Baking soda (sodium bicarbonate, NaHCO3) is a white crystal powder or granule with MW 84.0 that begins to lose CO2 at about 50°C and at 100°C it is converted into sodium carbonate (Na2CO3). The popularity of baking soda as a gas source is based on its low cost, ease of handling and relative tastelessness. Utilization of baking soda can change color and flavor of bread (Fox and Cameron, 1995). Also, this practice impairs health effects and it can be a cause of stomach trouble, malnutrition, increased blood pressure, allergies, etc. (Faridi et al., 1983; Rezakhah, 2002; Eivazzadeh, 2005). Baking soda intoxication produces multiple metabolic derangements and case reports have described a variety presentations ranging from mild gastroenteritis to seizures and even to cardiopulmonary arrest (Mennen and Slovis, 1988; Fitzgibbons and Snoey, 1999). Toxicity as a result of excess sodium bicarbonate has been reported and nephrotoxic effect of sodium bicarbonate overdosing was well documented (Davison and Wideman, 1992; Lloyd and Rose, 1995). In many bakeries of the Middle East, soda is used at the proportion of 1% (Faridi and Finney, 1980) which would make the impact of this chemical more pronounced. In this part of the world, bread constitutes a major part of the diet thus; high phytic acid content of the bread is suspected to be important factors in mineral deficiencies which are consider being the prevalent diseases in these regions (Brun et al., 1992; Rhou and Erdman, 1995). Some studies about baking soda in bread had previously been conducted in Iran (Malakoortian and Loloei, 2003; Amini et al., 2004; Zazooli et al., 2005; Jahed Khaniki et al., 2007). Therefore, elimination of soda as a leavening agent could significantly reduce the phytic acid content of their breads and increase availability of some minerals. For this reason, the Ministry of Health in Iran has prohibited the use of baking soda in flat breads (HMI, 2001). In this respect, applying the use of an appropriate method of determining baking soda in flat bread is recommended. This practice can be done by both pH metery and alkalinity measurement methods. The objective of this study has been to evaluate the suitability of these methods in determination of baking soda in lavash bread.

MATERIALS AND METHODS

Sample preparation: Lavash bread samples were all prepared from a single bakery plant and the amounts of baking soda additions in bread samples were designated to be 1, 2, 3 and 4 g of the chemical per kilogram of wheat flour in 2006. Samples for analysis were prepared by mixing regular amounts of necessary ingredients including flour, salt and water. After a process at 32°C for 60 min and obtaining 90% relative humidity, dough was divided into 250 g pieces and these were shaped into 1/32 inch thickness round-rectangular parts. All these dough pieces were then baked for 1-2 min at 330°C in a barrel-shaped oven (Faridi et al., 1982; Faridi, 1988; Rajabzadeh, 1994).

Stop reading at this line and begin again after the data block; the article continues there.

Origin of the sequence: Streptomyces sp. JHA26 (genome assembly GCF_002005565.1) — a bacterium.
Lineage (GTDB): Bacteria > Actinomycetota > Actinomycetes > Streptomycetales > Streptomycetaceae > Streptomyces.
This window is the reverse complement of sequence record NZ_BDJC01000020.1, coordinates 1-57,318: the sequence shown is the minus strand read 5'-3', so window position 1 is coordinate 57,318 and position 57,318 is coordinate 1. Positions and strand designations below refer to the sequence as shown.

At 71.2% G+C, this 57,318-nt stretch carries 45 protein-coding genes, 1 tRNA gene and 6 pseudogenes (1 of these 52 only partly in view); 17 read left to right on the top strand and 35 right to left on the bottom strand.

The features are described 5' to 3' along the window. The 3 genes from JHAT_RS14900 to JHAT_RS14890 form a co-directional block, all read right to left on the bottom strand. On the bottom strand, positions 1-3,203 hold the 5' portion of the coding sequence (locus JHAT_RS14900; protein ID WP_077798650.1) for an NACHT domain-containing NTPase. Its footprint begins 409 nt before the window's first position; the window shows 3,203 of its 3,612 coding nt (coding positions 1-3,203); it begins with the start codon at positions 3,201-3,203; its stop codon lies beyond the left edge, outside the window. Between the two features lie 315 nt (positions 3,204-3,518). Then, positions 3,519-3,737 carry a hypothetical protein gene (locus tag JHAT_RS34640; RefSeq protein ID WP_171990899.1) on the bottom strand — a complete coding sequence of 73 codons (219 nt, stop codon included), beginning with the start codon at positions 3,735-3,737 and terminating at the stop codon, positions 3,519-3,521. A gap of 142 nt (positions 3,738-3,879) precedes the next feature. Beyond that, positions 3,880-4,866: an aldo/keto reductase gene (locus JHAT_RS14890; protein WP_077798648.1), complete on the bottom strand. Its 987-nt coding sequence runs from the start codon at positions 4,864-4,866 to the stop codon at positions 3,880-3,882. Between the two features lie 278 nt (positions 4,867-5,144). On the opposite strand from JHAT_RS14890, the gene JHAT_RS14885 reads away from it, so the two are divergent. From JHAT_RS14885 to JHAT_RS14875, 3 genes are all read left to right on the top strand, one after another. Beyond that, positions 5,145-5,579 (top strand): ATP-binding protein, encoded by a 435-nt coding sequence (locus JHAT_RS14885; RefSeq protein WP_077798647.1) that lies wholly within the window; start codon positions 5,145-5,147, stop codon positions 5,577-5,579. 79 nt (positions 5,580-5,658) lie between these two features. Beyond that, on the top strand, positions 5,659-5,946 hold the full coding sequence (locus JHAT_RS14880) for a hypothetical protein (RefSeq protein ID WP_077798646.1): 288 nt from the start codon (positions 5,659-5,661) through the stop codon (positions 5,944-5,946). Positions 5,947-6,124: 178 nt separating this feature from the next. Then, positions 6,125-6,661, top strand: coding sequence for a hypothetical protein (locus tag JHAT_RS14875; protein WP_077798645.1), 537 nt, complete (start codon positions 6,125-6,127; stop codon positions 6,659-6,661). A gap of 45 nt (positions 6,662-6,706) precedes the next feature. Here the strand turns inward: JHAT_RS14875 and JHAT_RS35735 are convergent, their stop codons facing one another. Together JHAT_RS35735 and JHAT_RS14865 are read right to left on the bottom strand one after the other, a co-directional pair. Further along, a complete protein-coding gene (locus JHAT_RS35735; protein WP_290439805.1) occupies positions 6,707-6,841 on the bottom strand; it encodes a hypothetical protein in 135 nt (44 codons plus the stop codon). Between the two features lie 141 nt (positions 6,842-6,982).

Sample examination: Ten gram of each bread sample was precisely weighed in a clean becker and 190 mL of distilled water was then added. The sample was mixed well by use of a magnetic stirrer. Then, this homogenous mixture was passed from Wattman filter paper No.1. After that, the measurement of pH was done by an electrical pH meter. Besides, alkalinity measurement was performed by titration of the filtrate with a standard solution of 0.1 M hydrochloride acid. For this work, 5 drops of bromocresol green indicator was added to a flask including 100 mL of filtered sample and the solution was titrated with 0.1 M hydrochloride acid to an intermediate green color. The volume of used hydrochloride acid solution was then recorded. At this point, the titration was stopped and the solution was gently boiled on a Bunsen burner. The solution was brought to a boil for 2 to 3 min. Then, the flask was cooled at room temperature before it was again titrated with 0.1 M hydrochloride acid to a yellow endpoint. The volume of used hydrochloride acid solution was again recorded. Finally, alkalinity level was calculated and reported as equivalent sodium carbonate. It was noticed that each mole of carbonate required two moles of acid for complete titration. Thereupon, two moles of sodium bicarbonate (baking soda) were converted to one mole of sodium carbonate at calculation. A blank was done just the same as the sample (Majedi, 1995; AWWA, 1998; Parvaneh, 2005). It should be noted that the process of detecting the endpoints of titration had also been checked electrometrically by means of a pH meter.